Push to pay congressional interns $15 an hour gains traction with progressives

The push to pay congressional interns $15 an hour is catching on with House progressives, with proponents arguing the move is necessary to ensure opportunities for people regardless of their socioeconomic status.

The issue gained traction Wednesday after Rep.-elect Alexandria Ocasio-CortezAlexandria Ocasio-CortezDemocrats brush off GOP 'trolling' over Green New Deal The Green New Deal would benefit independent family farmers Juan Williams: America needs radical solutions MORE (D-N.Y.), a darling of the left, called on lawmakers to follow her lea after Senate Majority Leader Chuck SchumerCharles (Chuck) Ellis SchumerGOP Green New Deal stunt is a great deal for Democrats National emergency declaration — a legal fight Trump is likely to win House Judiciary Dems seek answers over Trump's national emergency declaration MORE’s office (D-N.Y.) posted an advertisement for unpaid interns. A Schumer spokesman later said the posting had been made “in error.”

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“It is unjust for Congress to budget a living wage for ourselves, yet rely on unpaid interns & underpaid overworked staff just bc Republicans want to make a statement about ‘fiscal responsibility,’ " Ocasio-Cortez tweeted.

Rep. Ro KhannaRohit (Ro) KhannaOvernight Defense: House votes to end US support for Saudis in Yemen | Vote puts Trump in veto bind | Survey finds hazards in military housing | Senators offer new bill on Russia sanctions House passes bill to end US support for Saudi war in Yemen Congress poised to put Trump in veto bind MORE (D-Calif.) echoed the sentiments, saying he believes it could help lead candidates who can’t afford to work for free into careers in public service.

“The House has a new fund for internships. This is a welcome change & long overdue. Like many other offices, we will be paying our interns at least $15 an hour," Khanna tweeted. "This will ensure that young people of different economic backgrounds will be able to pursue public service internships."

Rep. Pramila JayapalPramila JayapalOvernight Health Care — Sponsored by America's 340B Hospitals — Push for cosponsors for new 'Medicare for all' bill | Court lets Dems defend ObamaCare | Flu season not as severe as last year, CDC says Democrats seek cosponsors for new 'Medicare for all' bill Overnight Health Care — Sponsored by America's 340B Hospitals — Utah tests Trump on Medicaid expansion | Dems roll out Medicare buy-in proposal | Medicare for all could get hearing next month | Doctors group faces political risks on guns MORE's  (D-Wash.) office confirmed they will follow suit.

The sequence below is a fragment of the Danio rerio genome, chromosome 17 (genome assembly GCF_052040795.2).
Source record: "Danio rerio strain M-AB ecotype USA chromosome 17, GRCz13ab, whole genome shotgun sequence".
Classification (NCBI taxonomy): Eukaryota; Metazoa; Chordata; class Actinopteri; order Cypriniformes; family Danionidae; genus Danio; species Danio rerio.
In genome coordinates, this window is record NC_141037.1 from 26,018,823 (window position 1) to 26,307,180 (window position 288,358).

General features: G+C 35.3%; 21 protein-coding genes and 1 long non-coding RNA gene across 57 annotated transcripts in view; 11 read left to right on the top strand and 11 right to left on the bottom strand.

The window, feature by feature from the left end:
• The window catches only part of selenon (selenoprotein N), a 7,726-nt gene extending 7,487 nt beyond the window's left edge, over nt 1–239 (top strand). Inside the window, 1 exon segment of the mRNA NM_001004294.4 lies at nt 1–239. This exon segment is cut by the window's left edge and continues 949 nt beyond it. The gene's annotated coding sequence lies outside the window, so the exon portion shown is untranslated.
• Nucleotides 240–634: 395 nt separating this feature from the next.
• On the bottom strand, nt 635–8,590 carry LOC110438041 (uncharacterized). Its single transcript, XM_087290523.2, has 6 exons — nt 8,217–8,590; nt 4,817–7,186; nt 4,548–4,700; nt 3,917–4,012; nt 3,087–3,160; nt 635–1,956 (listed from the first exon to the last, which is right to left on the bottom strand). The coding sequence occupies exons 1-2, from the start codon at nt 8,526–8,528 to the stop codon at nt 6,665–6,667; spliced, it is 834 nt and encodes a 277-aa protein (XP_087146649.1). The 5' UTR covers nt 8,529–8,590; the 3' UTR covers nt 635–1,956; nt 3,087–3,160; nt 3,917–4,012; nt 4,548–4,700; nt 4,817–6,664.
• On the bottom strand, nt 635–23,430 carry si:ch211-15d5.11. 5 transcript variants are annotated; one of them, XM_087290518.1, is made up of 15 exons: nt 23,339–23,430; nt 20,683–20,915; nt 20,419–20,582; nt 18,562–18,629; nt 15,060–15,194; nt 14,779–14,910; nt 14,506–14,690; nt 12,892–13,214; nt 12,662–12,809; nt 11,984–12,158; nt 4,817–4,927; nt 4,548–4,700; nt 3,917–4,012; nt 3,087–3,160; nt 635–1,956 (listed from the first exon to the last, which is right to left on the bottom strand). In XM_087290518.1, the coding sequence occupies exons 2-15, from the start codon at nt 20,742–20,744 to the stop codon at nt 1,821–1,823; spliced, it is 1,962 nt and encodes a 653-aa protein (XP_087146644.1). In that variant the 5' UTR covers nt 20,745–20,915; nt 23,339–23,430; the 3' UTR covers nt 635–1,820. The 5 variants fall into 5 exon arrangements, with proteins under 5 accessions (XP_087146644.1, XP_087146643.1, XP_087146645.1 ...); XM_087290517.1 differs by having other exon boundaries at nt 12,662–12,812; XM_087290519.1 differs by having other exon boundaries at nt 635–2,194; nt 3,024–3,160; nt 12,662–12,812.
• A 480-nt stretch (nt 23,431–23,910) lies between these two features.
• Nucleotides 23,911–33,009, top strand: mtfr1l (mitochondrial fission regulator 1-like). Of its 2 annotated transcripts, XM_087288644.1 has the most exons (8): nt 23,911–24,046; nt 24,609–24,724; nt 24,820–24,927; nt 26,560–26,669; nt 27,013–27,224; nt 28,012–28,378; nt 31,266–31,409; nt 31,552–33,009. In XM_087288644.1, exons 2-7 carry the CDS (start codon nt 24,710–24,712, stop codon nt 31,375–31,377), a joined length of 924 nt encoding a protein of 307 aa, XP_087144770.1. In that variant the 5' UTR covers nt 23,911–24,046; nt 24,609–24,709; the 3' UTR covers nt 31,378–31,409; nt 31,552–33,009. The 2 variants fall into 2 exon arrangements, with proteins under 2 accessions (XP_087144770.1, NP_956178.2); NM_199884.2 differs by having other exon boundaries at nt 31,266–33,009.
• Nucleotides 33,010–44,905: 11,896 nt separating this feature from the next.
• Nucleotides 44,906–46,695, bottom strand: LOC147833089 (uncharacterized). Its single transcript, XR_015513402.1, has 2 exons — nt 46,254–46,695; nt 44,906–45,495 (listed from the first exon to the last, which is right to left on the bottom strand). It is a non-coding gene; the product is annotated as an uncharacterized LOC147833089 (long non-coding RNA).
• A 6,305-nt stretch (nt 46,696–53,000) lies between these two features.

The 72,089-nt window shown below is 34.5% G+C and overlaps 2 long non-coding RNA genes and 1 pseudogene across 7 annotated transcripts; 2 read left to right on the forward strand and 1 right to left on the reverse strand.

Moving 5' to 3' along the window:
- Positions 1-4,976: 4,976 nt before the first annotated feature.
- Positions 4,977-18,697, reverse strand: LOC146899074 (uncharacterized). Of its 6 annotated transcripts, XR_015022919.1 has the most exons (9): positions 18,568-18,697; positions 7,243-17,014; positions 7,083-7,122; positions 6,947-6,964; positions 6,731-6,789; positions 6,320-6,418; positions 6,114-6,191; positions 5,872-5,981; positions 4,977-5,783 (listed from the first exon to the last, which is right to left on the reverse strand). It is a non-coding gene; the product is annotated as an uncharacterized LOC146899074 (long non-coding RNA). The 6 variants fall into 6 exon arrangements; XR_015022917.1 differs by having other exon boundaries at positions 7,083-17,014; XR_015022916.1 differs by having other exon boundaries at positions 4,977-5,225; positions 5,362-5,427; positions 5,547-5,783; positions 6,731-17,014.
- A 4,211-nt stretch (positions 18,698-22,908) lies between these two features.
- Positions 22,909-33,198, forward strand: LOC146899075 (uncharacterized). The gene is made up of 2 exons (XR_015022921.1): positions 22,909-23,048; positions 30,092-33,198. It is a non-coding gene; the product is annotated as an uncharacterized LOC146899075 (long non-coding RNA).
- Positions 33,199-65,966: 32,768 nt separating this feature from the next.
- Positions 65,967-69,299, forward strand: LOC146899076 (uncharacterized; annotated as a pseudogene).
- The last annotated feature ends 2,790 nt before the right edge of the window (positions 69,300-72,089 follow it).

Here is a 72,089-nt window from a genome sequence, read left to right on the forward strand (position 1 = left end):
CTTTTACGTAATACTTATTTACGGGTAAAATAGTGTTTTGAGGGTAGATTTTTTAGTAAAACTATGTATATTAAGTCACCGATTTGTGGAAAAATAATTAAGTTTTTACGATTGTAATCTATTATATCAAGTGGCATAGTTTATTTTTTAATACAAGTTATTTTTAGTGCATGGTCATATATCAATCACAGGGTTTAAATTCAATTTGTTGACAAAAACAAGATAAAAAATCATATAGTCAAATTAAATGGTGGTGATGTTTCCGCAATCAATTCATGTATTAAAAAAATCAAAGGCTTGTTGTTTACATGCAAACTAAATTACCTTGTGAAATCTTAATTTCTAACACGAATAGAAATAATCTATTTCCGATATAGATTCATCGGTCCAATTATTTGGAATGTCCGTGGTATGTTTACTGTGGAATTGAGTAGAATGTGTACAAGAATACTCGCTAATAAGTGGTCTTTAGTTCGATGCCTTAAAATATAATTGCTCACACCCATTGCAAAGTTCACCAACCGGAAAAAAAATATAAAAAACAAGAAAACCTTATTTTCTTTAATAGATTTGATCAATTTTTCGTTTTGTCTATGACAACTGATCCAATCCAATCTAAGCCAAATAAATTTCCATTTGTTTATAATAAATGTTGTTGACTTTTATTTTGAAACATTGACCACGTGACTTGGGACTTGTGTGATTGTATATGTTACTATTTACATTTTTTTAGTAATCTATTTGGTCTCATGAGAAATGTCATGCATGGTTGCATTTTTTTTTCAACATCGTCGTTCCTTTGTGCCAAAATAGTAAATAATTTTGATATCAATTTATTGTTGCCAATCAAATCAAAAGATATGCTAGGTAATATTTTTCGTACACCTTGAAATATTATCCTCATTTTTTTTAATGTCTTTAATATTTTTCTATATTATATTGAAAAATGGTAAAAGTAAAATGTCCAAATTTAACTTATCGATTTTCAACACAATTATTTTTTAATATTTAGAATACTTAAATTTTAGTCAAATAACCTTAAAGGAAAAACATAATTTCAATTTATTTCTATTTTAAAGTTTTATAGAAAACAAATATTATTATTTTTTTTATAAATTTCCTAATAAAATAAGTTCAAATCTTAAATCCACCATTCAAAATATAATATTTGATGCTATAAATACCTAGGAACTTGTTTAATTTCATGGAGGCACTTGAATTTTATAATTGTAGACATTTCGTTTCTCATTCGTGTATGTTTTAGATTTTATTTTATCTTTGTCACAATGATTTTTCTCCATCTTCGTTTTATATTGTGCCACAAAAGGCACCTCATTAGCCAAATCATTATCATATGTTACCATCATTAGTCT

Rep. Adam SmithDavid (Adam) Adam SmithTrump’s state of emergency declaration imperils defense budget Overnight Defense: Trump declares border emergency | .6B in military construction funds to be used for wall | Trump believes Obama would have started war with North Korea | Pentagon delivers aid for Venezuelan migrants Papering over climate change impacts is indefensible MORE (D-Wash.) introduced a bill in September requiring congressional offices top compensate interns at the $15 hourly rate. Thirty-one Democratic lawmakers cosponsored the legislation, thought it’s unclear whether the measure will see any movement when Democrats regain control of the floor in January.

Rep. Raul Grijalva (D-Ariz.), who co-sponsored the legislation, doesn't currently pay his interns $15 an hour, but is waiting to see what the budget looks like before constructing a plan for their compensation, a spokesman for his office told The Hill.

Republicans have largely opposed previous Democratic calls to raise the federal minimum wage to $15, arguing it would limit job growth and place a strain on small businesses. 

Khanna said he will have to take the budget into consideration while determining whether he will have to limit the number of interns he can take on as more would be devoted to their salaries.
"Depends on whether we get an increase in the [Members Representational Allowance]," he told The Hill Thursday.

Unpaid internships are not uncommon on Capitol Hill, with proponents arguing the positions provide young people with valuable work experience.

A 2017 report released by Pay Our Interns, a D.C.-based nonprofit, showed just 8 percent of House Republican offices and 3.6 percent of Democrat offices offered paid internships.

—Melanie Zanona contributed.